2012 Suzuki Grand Vitara: New Car Review
Pros: Reasonably priced; long warranty; available dual-range 4WD; lots of cargo space; high towing capacity for a four-cylinder crossover
Cons: Lacks expected technology features; offers subpar performance aside from towing; has outdated four-speed automatic transmission
Everyone loves an underdog, but we still aren't too excited about the 2012 Suzuki Grand Vitara. Can you blame us? The GV made its debut all the way back in 2006, and these days it doesn't even offer the optional V6 that it did back then. It reminds us of a late-model SUV you might rent during a Caribbean vacation-recognizably contemporary and competent but not really competitive with U.S.-market leaders.
We'll cop to liking the Grand Vitara's understated styling, and it has a great seven-year, 100,000-mile powertrain warranty. We also appreciate its tough rear-wheel-drive platform, a proper trucklike foundation that even features available four-wheel drive with low-range gearing in the Limited model. But why is Suzuki's formerly V6-powered SUV now forced to make do with a noisy four-cylinder engine? And why are technology features like Bluetooth and auxiliary audio connectivity so hard to come by?
We know, we know: the Grand Vitara's not the only compact SUV that's guilty of such transgressions. Look at the bestselling Honda CR-V, which has stubbornly run on four-cylinder power for its entire existence and has only recently broadened its high-tech portfolio. But whereas the Honda is at least a jack of most trades, the Grand Vitara has few notable skills aside from its impressive cargo capacity and the 4WD Limited's off-road talents. We want to endorse the Grand Vitara, but it's hard rooting for the underdog when the perennial favorites are so far ahead.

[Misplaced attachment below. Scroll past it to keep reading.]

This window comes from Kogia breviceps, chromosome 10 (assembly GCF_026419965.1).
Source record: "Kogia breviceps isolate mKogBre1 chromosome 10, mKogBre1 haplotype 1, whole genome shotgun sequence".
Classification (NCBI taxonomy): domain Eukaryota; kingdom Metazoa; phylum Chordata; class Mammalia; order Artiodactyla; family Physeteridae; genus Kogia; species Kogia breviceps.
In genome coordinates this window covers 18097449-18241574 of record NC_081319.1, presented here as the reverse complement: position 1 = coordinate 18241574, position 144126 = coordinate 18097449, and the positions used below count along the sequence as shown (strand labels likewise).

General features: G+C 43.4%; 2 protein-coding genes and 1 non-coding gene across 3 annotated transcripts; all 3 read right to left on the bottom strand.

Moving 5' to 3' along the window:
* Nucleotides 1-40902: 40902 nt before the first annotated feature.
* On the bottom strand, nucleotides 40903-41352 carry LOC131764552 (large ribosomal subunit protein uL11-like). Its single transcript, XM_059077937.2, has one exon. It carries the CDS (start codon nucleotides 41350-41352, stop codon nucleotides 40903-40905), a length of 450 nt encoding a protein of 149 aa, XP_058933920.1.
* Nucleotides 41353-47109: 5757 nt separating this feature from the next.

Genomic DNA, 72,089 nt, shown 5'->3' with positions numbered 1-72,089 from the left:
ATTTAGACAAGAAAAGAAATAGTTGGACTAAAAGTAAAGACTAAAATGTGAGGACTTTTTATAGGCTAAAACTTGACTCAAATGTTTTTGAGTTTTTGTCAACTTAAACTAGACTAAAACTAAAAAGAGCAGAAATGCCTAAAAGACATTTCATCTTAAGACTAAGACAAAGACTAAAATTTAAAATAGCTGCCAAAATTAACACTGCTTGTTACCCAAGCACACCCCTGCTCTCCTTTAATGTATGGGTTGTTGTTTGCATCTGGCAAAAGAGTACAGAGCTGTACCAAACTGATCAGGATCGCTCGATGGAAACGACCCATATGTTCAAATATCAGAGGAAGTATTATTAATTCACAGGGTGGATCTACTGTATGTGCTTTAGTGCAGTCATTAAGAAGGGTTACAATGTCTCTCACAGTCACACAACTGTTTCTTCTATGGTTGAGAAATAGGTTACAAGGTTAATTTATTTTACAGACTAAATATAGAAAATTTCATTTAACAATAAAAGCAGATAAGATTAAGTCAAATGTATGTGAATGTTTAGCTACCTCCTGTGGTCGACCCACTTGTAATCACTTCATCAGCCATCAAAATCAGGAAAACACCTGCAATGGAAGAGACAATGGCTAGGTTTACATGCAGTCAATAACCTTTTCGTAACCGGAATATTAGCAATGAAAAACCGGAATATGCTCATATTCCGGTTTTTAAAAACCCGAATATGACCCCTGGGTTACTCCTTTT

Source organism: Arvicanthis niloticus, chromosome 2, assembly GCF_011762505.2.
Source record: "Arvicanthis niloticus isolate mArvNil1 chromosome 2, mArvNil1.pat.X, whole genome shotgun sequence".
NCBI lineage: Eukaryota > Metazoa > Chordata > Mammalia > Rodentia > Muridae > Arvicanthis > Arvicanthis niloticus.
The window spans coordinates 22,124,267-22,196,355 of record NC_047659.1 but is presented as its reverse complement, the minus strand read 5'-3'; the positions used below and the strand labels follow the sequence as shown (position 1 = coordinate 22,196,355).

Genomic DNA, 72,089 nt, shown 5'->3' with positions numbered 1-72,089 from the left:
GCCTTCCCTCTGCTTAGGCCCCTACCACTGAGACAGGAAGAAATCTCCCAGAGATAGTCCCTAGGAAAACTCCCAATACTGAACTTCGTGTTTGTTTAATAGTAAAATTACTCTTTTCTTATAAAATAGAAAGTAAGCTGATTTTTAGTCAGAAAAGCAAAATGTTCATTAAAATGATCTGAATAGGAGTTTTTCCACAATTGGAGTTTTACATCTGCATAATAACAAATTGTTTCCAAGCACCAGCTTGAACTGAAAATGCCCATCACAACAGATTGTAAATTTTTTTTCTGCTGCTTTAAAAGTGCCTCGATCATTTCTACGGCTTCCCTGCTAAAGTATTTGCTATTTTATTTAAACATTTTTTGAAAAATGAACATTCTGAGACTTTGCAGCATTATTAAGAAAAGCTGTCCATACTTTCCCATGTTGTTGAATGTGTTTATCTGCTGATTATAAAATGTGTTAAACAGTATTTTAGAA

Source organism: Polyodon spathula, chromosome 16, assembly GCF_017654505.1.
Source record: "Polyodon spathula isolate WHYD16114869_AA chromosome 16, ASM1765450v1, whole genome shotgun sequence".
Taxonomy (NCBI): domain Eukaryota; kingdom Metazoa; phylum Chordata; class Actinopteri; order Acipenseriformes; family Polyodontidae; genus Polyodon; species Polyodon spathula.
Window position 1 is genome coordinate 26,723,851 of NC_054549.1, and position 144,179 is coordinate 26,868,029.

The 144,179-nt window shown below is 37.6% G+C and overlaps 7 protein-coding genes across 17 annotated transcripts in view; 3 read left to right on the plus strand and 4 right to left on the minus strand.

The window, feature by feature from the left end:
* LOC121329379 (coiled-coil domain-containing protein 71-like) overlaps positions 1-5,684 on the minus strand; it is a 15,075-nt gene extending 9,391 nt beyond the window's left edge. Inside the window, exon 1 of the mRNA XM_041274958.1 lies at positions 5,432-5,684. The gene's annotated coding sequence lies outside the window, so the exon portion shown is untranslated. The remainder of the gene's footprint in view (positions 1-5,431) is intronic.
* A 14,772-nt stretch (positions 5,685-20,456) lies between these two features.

Comfort & Utility
The 2012 Suzuki Grand Vitara is available in four trim levels: base, Premium, Ultimate Adventure and Limited. The first three have a new tailgate design for 2012 without the rear-mounted spare tire and cover, while the Limited retains this traditional Grand Vitara feature.
The rear-wheel-drive, manual-transmission base model comes standard with 16-inch steel wheels with plastic covers, automatic headlamps, power accessories, a height-adjustable driver's seat, a tilt-only steering wheel, automatic climate control, a portable Garmin navigation system with a dashboard-mounted pop-up housing and a four-speaker audio system with satellite radio.
The Premium adds heated exterior mirrors (4WD models only), cruise control, , and a suite of navigation-based features called nuLink! that includes real-time traffic, gasoline prices and Google search.
The special-edition Ultimate Adventure model steps up to 18-inch black chrome wheels, front foglamps, three-tone blue, gray, and white water-resistant upholstery, heated front seats (4WD models only) and a leather-wrapped steering wheel.
The Limited tacks on a sunroof, a full-size spare tire cover on the rear door, leather upholstery, black wood-grain interior trim, a seven-speaker audio system with an auxiliary input jack and exclusive eligibility for the 4-Mode 4WD system.
An accessory iPod interface is available on all models.
The Grand Vitara's front seats aren't especially comfortable; they're mostly just flat and firm. Also, the steering wheel doesn't telescope, so it will only please a limited range of physiques. In other words, the GV wouldn't be the first compact crossover we'd recommend for a cross-country trek. But those front seats are nice and high-especially the driver's seat with its standard height adjustment-so you get the commanding view of the road that more carlike crossovers don't always deliver.